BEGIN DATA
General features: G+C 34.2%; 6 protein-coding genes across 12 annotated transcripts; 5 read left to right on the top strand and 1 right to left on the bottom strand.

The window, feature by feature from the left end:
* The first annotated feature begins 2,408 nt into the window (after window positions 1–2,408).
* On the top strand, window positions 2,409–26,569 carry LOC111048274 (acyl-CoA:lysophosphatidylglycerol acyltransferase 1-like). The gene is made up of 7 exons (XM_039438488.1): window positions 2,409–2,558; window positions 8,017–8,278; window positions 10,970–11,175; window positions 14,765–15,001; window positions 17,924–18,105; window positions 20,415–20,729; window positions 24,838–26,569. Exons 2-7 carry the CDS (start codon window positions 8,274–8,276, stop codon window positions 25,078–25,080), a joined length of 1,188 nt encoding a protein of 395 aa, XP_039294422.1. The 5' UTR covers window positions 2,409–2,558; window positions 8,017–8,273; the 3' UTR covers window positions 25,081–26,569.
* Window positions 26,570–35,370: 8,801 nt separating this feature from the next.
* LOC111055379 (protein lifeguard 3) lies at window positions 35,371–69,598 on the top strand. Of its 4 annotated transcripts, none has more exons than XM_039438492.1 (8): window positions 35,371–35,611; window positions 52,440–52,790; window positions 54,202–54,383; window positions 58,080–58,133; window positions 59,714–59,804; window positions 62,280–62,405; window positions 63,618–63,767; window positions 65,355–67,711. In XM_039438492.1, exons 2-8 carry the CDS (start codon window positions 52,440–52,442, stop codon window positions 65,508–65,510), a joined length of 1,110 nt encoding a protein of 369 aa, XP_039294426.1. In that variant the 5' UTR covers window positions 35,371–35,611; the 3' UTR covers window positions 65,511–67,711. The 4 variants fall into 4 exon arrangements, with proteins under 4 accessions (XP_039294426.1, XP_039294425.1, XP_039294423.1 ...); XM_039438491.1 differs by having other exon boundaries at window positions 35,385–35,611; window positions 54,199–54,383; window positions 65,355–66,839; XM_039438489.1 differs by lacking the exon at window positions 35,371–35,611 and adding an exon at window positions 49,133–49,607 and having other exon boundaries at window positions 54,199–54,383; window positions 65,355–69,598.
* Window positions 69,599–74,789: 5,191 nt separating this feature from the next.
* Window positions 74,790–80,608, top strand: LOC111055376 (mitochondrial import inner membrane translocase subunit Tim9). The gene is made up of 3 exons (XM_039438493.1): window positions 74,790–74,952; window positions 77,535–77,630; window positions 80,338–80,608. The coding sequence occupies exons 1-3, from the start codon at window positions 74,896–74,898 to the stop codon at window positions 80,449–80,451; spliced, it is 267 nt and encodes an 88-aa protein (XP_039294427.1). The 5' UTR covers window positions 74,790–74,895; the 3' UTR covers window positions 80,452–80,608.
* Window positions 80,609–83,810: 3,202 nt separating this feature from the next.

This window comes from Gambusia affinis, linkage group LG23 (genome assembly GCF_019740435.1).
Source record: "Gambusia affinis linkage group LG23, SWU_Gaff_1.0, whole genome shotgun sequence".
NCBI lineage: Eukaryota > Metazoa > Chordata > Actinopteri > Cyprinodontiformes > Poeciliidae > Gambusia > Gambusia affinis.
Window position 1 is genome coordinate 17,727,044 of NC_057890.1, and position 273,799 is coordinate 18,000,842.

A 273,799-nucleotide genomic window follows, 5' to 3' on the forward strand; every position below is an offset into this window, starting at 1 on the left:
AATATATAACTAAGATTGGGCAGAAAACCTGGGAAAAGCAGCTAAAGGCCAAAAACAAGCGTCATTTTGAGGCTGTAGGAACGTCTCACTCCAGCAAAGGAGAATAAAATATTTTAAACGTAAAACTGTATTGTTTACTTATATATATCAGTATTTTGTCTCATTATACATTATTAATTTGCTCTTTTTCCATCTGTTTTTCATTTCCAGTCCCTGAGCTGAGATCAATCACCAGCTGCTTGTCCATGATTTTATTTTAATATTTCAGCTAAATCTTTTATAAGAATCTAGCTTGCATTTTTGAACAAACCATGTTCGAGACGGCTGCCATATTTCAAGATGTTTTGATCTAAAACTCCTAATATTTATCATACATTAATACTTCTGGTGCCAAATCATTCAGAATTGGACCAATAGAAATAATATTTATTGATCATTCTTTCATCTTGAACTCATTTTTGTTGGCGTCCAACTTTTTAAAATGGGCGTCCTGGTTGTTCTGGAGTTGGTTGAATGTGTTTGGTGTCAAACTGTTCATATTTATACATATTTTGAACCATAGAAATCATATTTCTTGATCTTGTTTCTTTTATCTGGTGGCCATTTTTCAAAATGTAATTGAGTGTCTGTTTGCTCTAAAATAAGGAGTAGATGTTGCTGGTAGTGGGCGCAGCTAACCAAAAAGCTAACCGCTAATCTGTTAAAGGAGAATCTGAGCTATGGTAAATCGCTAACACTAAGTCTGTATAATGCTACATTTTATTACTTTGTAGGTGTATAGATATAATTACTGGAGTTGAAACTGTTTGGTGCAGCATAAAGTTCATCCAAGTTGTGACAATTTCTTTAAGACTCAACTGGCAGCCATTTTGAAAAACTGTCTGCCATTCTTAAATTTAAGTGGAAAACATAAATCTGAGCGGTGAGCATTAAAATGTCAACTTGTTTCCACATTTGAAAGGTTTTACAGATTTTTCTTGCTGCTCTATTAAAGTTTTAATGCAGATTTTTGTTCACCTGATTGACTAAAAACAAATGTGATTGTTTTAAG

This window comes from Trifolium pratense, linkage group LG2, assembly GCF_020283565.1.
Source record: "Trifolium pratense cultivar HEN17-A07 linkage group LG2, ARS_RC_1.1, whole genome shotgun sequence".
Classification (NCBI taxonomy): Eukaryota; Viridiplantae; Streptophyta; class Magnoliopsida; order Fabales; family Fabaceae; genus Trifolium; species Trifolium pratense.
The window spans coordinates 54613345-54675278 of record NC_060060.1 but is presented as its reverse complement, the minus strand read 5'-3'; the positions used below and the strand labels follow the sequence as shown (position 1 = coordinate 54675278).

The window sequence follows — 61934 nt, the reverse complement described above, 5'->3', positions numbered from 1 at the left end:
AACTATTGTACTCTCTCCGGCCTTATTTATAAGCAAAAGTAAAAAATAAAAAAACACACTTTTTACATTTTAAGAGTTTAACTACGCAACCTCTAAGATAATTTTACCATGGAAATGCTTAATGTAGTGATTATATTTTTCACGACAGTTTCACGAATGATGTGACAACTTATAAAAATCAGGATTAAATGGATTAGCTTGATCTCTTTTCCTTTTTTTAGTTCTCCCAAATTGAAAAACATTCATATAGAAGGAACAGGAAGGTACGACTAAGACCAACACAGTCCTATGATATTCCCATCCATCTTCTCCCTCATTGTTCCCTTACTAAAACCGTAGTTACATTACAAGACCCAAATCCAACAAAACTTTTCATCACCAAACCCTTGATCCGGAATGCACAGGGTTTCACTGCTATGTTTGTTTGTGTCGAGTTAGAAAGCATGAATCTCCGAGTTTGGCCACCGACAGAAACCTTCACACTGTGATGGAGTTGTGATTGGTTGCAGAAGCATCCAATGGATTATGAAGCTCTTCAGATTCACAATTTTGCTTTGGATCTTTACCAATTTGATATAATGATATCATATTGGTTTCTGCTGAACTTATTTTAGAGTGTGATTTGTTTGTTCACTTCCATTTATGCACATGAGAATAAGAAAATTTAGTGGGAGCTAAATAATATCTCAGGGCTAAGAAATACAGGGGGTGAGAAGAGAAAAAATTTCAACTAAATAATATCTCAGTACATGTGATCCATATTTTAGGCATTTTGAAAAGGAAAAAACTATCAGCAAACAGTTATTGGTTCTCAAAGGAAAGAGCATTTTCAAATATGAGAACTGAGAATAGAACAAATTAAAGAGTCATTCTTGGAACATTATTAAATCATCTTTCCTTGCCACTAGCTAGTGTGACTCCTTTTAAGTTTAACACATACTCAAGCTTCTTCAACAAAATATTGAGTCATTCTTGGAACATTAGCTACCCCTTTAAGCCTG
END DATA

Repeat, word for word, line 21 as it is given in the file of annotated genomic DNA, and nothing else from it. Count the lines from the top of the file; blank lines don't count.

AACTATTGTACTCTCTCCGGCCTTATTTATAAGCAAAAGTAAAAAATAAAAAAACACACTTTTTACATTTTAAGAGTTTAACTACGCAACCTCTAAGATAATTTTACCATGGAAATGCTTAATGTAGTGATTATATTTTTCACGACAGTTTCACGAATGATGTGACAACTTATAAAAATCAGGATTAAATGGATTAGCTTGATCTCTTTTCCTTTTTTTAGTTCTCCCAAATTGAAAAACATTCATATAGAAGGAACAGGAAGGTACGACTAAGACCAACACAGTCCTATGATATTCCCATCCATCTTCTCCCTCATTGTTCCCTTACTAAAACCGTAGTTACATTACAAGACCCAAATCCAACAAAACTTTTCATCACCAAACCCTTGATCCGGAATGCACAGGGTTTCACTGCTATGTTTGTTTGTGTCGAGTTAGAAAGCATGAATCTCCGAGTTTGGCCACCGACAGAAACCTTCACACTGTGATGGAGTTGTGATTGGTTGCAGAAGCATCCAATGGATTATGAAGCTCTTCAGATTCACAATTTTGCTTTGGATCTTTACCAATTTGATATAATGATATCATATTGGTTTCTGCTGAACTTATTTTAGAGTGTGATTTGTTTGTTCACTTCCATTTATGCACATGAGAATAAGAAAATTTAGTGGGAGCTAAATAATATCTCAGGGCTAAGAAATACAGGGGGTGAGAAGAGAAAAAATTTCAACTAAATAATATCTCAGTACATGTGATCCATATTTTAGGCATTTTGAAAAGGAAAAAACTATCAGCAAACAGTTATTGGTTCTCAAAGGAAAGAGCATTTTCAAATATGAGAACTGAGAATAGAACAAATTAAAGAGTCATTCTTGGAACATTATTAAATCATCTTTCCTTGCCACTAGCTAGTGTGACTCCTTTTAAGTTTAACACATACTCAAGCTTCTTCAACAAAATATTGAGTCATTCTTGGAACATTAGCTACCCCTTTAAGCCTG